I am pleased to greet the Eighteenth Session of the Conference of States Parties to the Chemical Weapons Convention.
This has been an extraordinary year for the Convention, the Organisation for the Prohibition of Chemical Weapons and the United Nations. We have seen both shocking incidents as well as some positive developments.
We have witnessed the successful conclusion of the Third Review Conference of the States Parties to the CWC, the awarding of the Nobel Peace Prize to the OPCW, the accession to the CWC of Somalia and the Syrian Arab Republic, and the emergence of a strengthened global norm against chemical weapons.
Yet this year also featured the tragic use of chemical weapons. In response, the United Nations together with the OPCW and the World Health Organization rose to the occasion by expanding cooperation to investigate the reported allegations. This included the establishment of the United Nations Mission to Investigate Alleged Use of Chemical Weapons in the Syrian Arab Republic, in which teams of OPCW and WHO inspectors figured prominently.
The OPCW Director-General and I have joined with many other voices in condemning the use of chemical weapons. Though broken, the taboo on their use still remains, as does the world’s determination to seek the elimination of such weapons—not just in Syria, but everywhere. We must do everything we can to prevent the chemical genie from coming back out of its bottle; as long as chemical weapons exist, there remains a risk that they will be used.
The United Nations and OPCW have travelled a long road together in a very short time. I am proud of what we have accomplished in confronting difficult challenges. We are playing an indispensable role in implementing the decisions of the UN Security Council and OPCW Executive Council, which are now guiding the historic mission of eliminating Syria’s chemical weapon programme.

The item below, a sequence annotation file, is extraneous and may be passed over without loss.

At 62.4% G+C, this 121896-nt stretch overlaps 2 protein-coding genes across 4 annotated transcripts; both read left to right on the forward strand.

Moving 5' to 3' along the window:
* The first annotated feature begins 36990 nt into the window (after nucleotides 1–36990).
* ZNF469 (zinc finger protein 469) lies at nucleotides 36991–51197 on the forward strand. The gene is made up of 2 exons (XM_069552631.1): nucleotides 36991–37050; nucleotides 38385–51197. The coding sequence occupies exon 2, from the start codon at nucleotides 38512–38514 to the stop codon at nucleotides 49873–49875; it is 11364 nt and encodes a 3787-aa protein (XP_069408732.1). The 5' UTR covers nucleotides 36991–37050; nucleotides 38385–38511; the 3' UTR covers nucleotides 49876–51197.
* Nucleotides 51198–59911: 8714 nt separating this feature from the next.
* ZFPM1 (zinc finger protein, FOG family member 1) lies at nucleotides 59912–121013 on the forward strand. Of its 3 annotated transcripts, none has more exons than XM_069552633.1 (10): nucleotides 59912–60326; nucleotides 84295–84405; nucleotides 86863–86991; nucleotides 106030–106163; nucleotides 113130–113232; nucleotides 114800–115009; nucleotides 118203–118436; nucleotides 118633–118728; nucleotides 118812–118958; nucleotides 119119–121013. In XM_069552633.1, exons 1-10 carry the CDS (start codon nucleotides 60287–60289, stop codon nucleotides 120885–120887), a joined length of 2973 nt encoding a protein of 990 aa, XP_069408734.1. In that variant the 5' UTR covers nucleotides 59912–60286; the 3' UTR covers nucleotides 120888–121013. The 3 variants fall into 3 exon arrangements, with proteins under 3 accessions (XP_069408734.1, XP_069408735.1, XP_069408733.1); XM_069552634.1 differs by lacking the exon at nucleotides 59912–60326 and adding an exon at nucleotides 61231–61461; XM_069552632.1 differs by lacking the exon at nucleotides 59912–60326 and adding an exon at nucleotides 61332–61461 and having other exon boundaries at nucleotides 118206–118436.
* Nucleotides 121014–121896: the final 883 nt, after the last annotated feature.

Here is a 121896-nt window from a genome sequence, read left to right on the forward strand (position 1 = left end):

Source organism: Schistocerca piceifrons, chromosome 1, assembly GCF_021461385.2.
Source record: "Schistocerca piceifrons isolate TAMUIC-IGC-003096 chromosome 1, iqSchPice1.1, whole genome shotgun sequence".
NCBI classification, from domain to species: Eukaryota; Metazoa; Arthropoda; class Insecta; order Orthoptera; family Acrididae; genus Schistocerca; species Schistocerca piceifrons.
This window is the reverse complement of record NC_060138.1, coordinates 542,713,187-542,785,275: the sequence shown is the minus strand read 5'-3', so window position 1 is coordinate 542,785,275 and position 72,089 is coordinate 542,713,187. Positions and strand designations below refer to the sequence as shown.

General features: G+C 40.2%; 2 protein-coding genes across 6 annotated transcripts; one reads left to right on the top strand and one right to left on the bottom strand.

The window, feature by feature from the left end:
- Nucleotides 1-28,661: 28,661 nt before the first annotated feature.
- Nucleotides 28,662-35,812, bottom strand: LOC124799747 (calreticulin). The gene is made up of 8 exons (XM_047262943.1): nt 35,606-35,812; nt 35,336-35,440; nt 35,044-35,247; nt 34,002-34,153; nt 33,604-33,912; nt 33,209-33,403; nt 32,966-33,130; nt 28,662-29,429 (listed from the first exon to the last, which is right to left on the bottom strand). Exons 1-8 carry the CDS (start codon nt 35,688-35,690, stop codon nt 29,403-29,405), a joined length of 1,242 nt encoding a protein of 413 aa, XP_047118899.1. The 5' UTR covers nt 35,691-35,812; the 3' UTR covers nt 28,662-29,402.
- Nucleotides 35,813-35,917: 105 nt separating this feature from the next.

The recent establishment of the OPCW-UN Joint Mission marks another milestone in this collaboration. This work is progressing despite the conditions of an ongoing civil war, and our efforts helped Syria to meet its first major deadline, which required the functional destruction of all chemical weapons production equipment. Yet much remains to be done, and I would like to stress the need for the full support of all Member States, including the Syrian government, in bringing this work to a successful conclusion.
The United Nations remains strongly committed to promoting the universality and full implementation of the CWC. I hope the recent use of these weapons will encourage the six States that remain outside the Convention to join it and thereby become a full part of our shared efforts to build a world free of chemical weapons.
At this critical juncture, I would also like to reiterate the importance of forging a stronger partnership with the chemical industry so that we can address concerns over the safety and security of poisonous chemical agents while reaping the tremendous technological and economic benefits that chemicals can make possible.
Let us be encouraged by recent progress. But let us also now finish the job.
In that spirit of shared purpose and resolve, I wish you a productive conference.